In 1934 Powell changed studios again, this time to MGM, home to stars like Garbo, Barrymore and Gable, where he would be given the roles he could really enjoy. He was about to become one of the biggest stars in Hollywood.
He was first teamed with Myrna Loy in 'Manhattan Melodrama' in 1934. There was an obvious chemistry between them which director, W.S. Van Dyke felt could be used in a movie of their own, and he persuaded MGM to let him make an adaptation of Dashiell Hammett's best-selling mystery novel "The Thin Man". The movie came out in 1934 and was a massive hit. Audiences liked the romance, comedy and witty dialogue between detective, Nick Charles and his wife Nora and Powell won the first of three Academy Award nominations for Best Actor. The movie was shot on a low budget in only 14 days and not surprisingly spawned five sequels. His partnership with Myrna Loy was one of Hollywood's most productive and they went on to make made a total of 14 films together.
Powell continued to be a major force in Hollywood movies for the next two decades, making many more successful movies including 'The Great Ziegfeld' which was awarded the Best Picture Oscar for 1936. Also in 1936 he received his second Best Actor nomination for 'My Man Godfrey' and he appeared in the popular screwball comedy 'Libeled Lady', again with Myrna Loy.
After a successful fight against rectal cancer, Powell slowed his output in the 1940's although he still had his successes such as the comedy I Love You Again' in 1940, 'The Heavenly Body' in 1943 and a reprise of his earlier Ziegfeld success, 'Ziegfeld Follies' in 1946. He proved himself still a winner at the box-office and he received another Best Actor nomination for his performance in 'Life With Father' in 1947.
Powell continued his long career, starring in movies such as 'Mr. Peabody and the Mermaid' in 1948 and 'Dancing in the Dark' the following year, and he ended with much praised character roles in films such as 'How to Marry a Millionaire' in 1953, and in 1955 in the role of Doc in 'Mr. Roberts'.
PersonalIn his personal life, Powell was famed for romancing his co-stars. All his marriages were to actresses: his first wife was Eileen Wilson from 1915 to 1930, with whom he had a son, William David Powell, who became a television writer and producer before committing suicide in 1968. His second wife was Carole Lombard for two years from 1931 and his third marriage was to Diana Lewis, from 1940 until his death in 1984.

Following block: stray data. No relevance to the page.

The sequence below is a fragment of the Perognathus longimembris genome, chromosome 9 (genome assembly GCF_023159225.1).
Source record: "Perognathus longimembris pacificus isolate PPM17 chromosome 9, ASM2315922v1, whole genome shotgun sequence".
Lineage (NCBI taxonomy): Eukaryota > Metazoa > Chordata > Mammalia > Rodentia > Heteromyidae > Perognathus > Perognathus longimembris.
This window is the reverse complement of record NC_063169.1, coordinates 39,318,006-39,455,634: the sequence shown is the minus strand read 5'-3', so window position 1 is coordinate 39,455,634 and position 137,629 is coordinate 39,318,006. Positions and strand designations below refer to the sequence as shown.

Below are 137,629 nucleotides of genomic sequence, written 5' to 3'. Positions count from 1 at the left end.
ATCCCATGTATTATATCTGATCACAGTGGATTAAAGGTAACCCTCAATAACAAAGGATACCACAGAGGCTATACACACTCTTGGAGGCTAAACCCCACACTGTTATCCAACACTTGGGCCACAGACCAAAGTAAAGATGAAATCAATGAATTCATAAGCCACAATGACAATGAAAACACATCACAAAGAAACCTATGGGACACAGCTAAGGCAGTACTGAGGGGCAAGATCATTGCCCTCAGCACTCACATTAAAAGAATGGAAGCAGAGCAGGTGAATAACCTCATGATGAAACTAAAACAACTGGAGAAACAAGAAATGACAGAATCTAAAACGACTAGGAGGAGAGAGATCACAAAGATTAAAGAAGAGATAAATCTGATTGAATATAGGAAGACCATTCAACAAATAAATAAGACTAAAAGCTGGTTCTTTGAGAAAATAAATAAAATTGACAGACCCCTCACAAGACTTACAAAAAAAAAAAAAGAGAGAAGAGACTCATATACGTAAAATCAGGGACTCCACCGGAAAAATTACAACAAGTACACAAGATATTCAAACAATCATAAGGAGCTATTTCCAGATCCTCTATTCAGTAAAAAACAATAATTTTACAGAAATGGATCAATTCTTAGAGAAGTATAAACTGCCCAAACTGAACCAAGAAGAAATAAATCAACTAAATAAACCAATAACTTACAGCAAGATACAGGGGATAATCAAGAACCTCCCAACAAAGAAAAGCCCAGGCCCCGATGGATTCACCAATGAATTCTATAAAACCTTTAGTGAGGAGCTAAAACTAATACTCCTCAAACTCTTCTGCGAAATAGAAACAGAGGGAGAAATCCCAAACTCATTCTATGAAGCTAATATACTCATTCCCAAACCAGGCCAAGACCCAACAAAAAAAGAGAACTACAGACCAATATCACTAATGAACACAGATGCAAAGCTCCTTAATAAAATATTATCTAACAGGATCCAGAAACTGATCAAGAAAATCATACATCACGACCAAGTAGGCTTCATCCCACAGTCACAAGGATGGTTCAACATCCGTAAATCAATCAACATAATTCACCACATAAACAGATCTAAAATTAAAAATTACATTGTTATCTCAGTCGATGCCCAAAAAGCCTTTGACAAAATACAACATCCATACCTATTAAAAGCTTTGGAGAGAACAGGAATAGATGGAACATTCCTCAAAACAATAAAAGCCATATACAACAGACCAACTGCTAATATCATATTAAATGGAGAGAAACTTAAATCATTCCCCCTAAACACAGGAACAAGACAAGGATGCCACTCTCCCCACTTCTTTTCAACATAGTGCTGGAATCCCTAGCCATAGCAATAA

He had a close and well publicised relationship with actress Jean Harlow beginning when they performed together in 'Reckless' in 1935, and they very soon became engaged. He was greatly upset when she died from uremic poisoning in 1937. He paid for her funeral and final resting place.
After making 'Mister Roberts' in 1955, Powell decided to call it a day, aged 63, whilst still at the top. He spent the rest of his long life in retirement with his wife, refusing all offers to make a comeback. It was only after his death that his friend and co-star, Myrna Loy, confided that his hearing was deteriorating with age and he felt that he could not do himself justice.
William Powell died of heart failure on March 5, 1984 in Palm Springs, California, at the age of 91.
William Powell Academy AwardsNo Wins:
Three Unsuccessful Nominations:
Best Actor ... The Thin Man (1934))
Best Actor ... My Man Godfrey (1936)
Best Actor ... Life with Father (1947))
William Powell Filmography
When Knighthood Was in Flower
The Bright Shawl
Under the Red Robe
Too Many Kisses
My Lady's Lips
The Beautiful City
Aloma of the South Seas
The Great Gatsby
Love's Greatest Mistake
Time to Love
Paid to Love
She's a Sheik
The Last Command
Feel My Pulse
Partners in Crime
The Vanishing Pioneer
The Canary Murder Case
The Four Feathers
The Greene Murder Case
Behind the Make-Up
Street of Chance
The Benson Murder Case
Paramount on Parade
Shadow of the Law
For the Defense
Man of the World
The Road to Singapore
One Way Passage
Private Detective 62
The Kennel Murder Case
Fashions of 1934
The Thin Man